When Jay embarked on the Continental Frigate Confederacy bound for Spain in October 1779, his public service on behalf of the United States entered a new phase. This ministerial mission marked the first time that he experienced foreign travel and the onset of his career as a diplomat abroad. Jay was bound for disappointment, however, as he met with limited success in his efforts to secure military, political, and financial support from the royal court in Madrid. Jay took up his next assignment when he arrived in Paris in June 1782 to join the American peace commissioners that Congress had appointed a year earlier. Jay assumed the role as lead negotiator when an illness sidelined Franklin for two months. The Treaty of Paris was signed on 3 September 1783; it formally ended the Revolutionary War with Britain and acknowledged the independence and sovereignty of the United States of America. Although Jay gained a notable success with the provision recognizing the Mississippi River as the western boundary, other boundary and trade issues remained unresolved. Upon returning to the United States, Jay took up the post of Secretary of Foreign Affairs (later Secretary of State), an office he would hold for the following five years. Drawing on the vast experience he gained overseas, Jay introduced reforms and protocols to his department that endowed the young Republic with a reputable and dignified position among other nation-states. In April 1794, President Washington tapped Jay for an urgent mission to London to resolve both longstanding disputes and more recent tensions that disrupted Anglo-American relations. The resulting Treaty of Amity, Commerce, and Navigation, signed on 19 November 1794, met with much criticism at home, but nonetheless proved instrumental in maintaining peace between the two countries for nearly twenty years.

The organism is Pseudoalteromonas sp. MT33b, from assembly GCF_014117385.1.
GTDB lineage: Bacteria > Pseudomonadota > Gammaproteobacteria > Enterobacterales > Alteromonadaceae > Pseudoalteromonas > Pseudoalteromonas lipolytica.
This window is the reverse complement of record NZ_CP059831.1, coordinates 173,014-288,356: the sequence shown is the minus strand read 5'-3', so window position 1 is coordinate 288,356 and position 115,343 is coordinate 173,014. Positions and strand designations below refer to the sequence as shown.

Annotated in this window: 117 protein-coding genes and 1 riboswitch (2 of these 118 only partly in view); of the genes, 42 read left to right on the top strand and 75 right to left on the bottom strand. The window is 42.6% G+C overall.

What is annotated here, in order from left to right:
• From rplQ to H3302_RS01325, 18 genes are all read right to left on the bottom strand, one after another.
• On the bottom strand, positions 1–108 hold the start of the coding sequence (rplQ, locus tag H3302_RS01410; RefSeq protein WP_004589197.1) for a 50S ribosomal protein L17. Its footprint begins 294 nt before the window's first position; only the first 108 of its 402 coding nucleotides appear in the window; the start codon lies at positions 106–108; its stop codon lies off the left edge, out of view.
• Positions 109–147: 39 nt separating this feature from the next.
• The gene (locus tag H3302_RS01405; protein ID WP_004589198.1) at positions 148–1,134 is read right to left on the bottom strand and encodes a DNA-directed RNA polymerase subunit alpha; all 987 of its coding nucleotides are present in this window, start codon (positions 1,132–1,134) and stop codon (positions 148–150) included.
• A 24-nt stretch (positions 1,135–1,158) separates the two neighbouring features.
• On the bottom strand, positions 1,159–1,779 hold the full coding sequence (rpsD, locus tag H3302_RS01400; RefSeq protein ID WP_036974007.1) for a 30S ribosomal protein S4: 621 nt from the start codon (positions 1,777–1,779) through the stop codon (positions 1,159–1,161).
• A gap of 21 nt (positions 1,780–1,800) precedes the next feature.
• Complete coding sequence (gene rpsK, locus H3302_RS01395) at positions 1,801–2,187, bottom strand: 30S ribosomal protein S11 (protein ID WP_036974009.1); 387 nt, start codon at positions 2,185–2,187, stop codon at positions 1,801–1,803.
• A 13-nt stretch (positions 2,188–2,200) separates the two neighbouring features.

Images such as these Spanish flags and pennants were most likely created for recognition and use by American naval officers, merchant captains, and customs officials.
The Spanish government issued this passport to John Jay, allowing him to travel from Cadiz to Madrid.
While carrying out his diplomatic duties in Spain, Jay received a commission from Congress to participate in the peace negotiations with Britain. John Adams, Benjamin Franklin, Thomas Jefferson, and Henry Laurens were also authorized to serve alongside Jay on reaching a treaty with the British government. Jefferson, however, declined the appointment.
Grenville sent Jay draft treaties on the topics of amity and commerce on 30 August 1794. Jay was less than thrilled with the proposals contained in Grenville's drafts, as suggested by his comments to Grenville on 1 September that "The negotiation now becomes delicate, and I should experience more than proportionate Embarrassments, were it not for my confidence in your Lordship's candor and Liberality." Nonetheless, Jay and Grenville were able to hammer out an agreement over the course of the next two-and-a-half months. The resulting Treaty was met with extensive opposition in the United States, and its eventual ratification and implementation proved highly controversial.
These two maps drafted by John Trumbull, Jay's secretary in London, served as corrections to Grenville's claims of 30 August regarding the northwestern boundaries of the United States.
Several dignitaries and prominent figures, including William Grenville, sent Jay and his entourage invitations for dinner, tea, and card-playing. Jay and his son Peter Augustus enjoyed a very busy social calendar during their extensive stay in London.
Jay shared regular updates on the progress of his negotiations in London with President Washington and Secretary of State Edmund Randolph.
CODES & CIPHERS
Due to a need for state secrecy and a corresponding suspicion that his mail was being intercepted and read by Spanish authorities, Jay developed his own cipher, known as the YESCA code, to be used in his letters exchanged with Robert R. Livingston, then serving as Secretary of Foreign Affairs.
Both of the letters appearing below contain coded passages. The correspondence with Livingston includes the YESCA code, and the one sent by Gouverneur Morris contains a section deciphered by Jay.